"Some say, this Towne was builded in the times of Amasias, King of Iuda, by some reliques of the Troian warre, and that it was called Lutece (a Luto) because the soyle in this place is very fatte, which is of such nature, as ye cannot well get it out, it doth so staine whereof they haue a By-word, Il gaste comme la fange de Paris: It stayneth like the durt of Paris. Other say, it was called Paris of (Parresia) a Greeke word, which signifieth (saith this Authour) hardiesse ou ferocité, valour or fiercenesse, alleadging this verse,

Et se Parrisios dixerunt nomine Franci,
Quod sonat audaces, &c.

"And the Franks called themselues Parrisians, which signifieth valiant. And by this Etymologie would inferre, that the French is a warlike nation. But he is much mistaken in the word, for it signifieth onely a boldnes or liberty of speach: which whether they better deserue, or to be accounted valiant, you shall see, when I come to speake of the Frenchmans humour and nature in generall."

This last conjecture is confirmed by Rabelais, who does not treat the citizens with a superabundance of respect. Garagantua has produced an unexpected inundation, not of the most agreeable kind, from the top of Notre Dame, and the people are flying in all directions, exclaiming "Carimary, Carymara, par saincte Mamye, nous sommes baignez par rys, dont fut depuis la ville nommée Paris la quelle auparavant on appelloit Leucece ;" and a little further on he adds-" Dont estime Joaninus de Baranco, libro, de copiositate reverentiarum, que sont dictz Parrhesiens en

Grecisme, c'est à dire fiers en parler:" The character of Henry IV. now so popular in France, is drawn as follows, with a spirit and liveliness approaching to wit.


"He sayth there farther, that though by his Phisiognomy, his fashion and maner of behauiour, ye would iudge him leger and inconstant, yet is no man more firmely constant then he. He confesseth it were hard for him, not to be sparing, considering the profuse and lauish spoyle that his predecessor made before him: yet to salue the matter, he makes this difference, That the other gaue much to few, this gives a little to many. If you remember when we saw him play at dice, here in Orleans, with his Noblesse, he would euer tell his money very precisely, before he gaue it backe againe

"I will not spare in this discourse (which is onely for your selfe priuate) to speake the trueth, though of a King: we are here in a country, where ye daily heare his owne Subiects speake of him more liberally.

"And besides, his Maiestie hath generally this commendation, which is very laudable in a Prince, he can endure that any man should tell him the truth, though of himselfe. Which I will interpret to wisdome, though perhaps some will impute it to a facility of nature. Concerning this thriftie vertue then of sparing, we must note that he is a very good mesuager. Il fait d'argent auec ses dens: He makes money with his teeth, saith the Frenchman, meaning his sparing of great and superfluous expence at his table. And for his giftes, wee may call him by an Antiphrasis, as Plutarch sayth they vsed to call Antigonus in scorne (doson) that is, qui donnera'; 'pour ce qu'il prommettoit tousiours & iamais ne donoit: One that will giue: because he alwayes promised, but neuer performed.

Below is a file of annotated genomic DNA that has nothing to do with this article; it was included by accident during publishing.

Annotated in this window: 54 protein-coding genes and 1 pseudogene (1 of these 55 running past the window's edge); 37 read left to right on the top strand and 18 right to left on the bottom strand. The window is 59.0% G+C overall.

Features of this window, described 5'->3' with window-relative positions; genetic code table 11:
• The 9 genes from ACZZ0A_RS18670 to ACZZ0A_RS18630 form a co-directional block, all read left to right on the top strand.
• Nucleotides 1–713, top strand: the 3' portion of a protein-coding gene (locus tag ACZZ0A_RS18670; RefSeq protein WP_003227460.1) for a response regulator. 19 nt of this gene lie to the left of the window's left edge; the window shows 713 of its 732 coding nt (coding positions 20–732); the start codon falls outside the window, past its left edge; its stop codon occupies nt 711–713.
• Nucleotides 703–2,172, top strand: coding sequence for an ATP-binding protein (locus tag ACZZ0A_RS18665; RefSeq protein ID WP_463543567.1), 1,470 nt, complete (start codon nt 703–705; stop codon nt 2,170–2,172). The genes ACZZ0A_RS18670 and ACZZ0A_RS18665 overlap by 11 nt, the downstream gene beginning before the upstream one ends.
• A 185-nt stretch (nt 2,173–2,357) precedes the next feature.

"For my part, I thinke he giues S. P. Q. R. not Senatui populoq; Romano: that is, to all sorts of people: but Si Peu Que Rien, so little, as scarse any at all. They say, that the chamber of Accounts, is to examine the Kings gifts: and if they find any vinmeasurable, to shorten them: to which purpose, there is written in great letters in the same court, Trop donné soit repeté: Let gifts too great be reuoked. It should seeme hee saues them this labour." * *

"At his being here at Orleans, this Iune last past, the Maior and Burgeses of the Towne came to his Maiestie, to desire they might bee eased of certayne extraordinary taxes and impositions, wherewith in the time of the league, they had been burdened by Mons. de la Chastre, their Governour. Saith he, M. de la Chastre vous a liguez, qu'il vous desligue: M. de la Chastre hath tide you, let him vntye you. At his being at the siege of Amiens, amongst others of the Noblesse, which he summoned to that seruice, he sent also for the Count Soissons, a Prince of the bloud, and one of the rarest Gentlemen of France, to whom the King giues (as is said) 5000 Crowns pensio. The Count, at that time discontented, returned the King answere, that he was a poore Gent, and wanted meanes to come to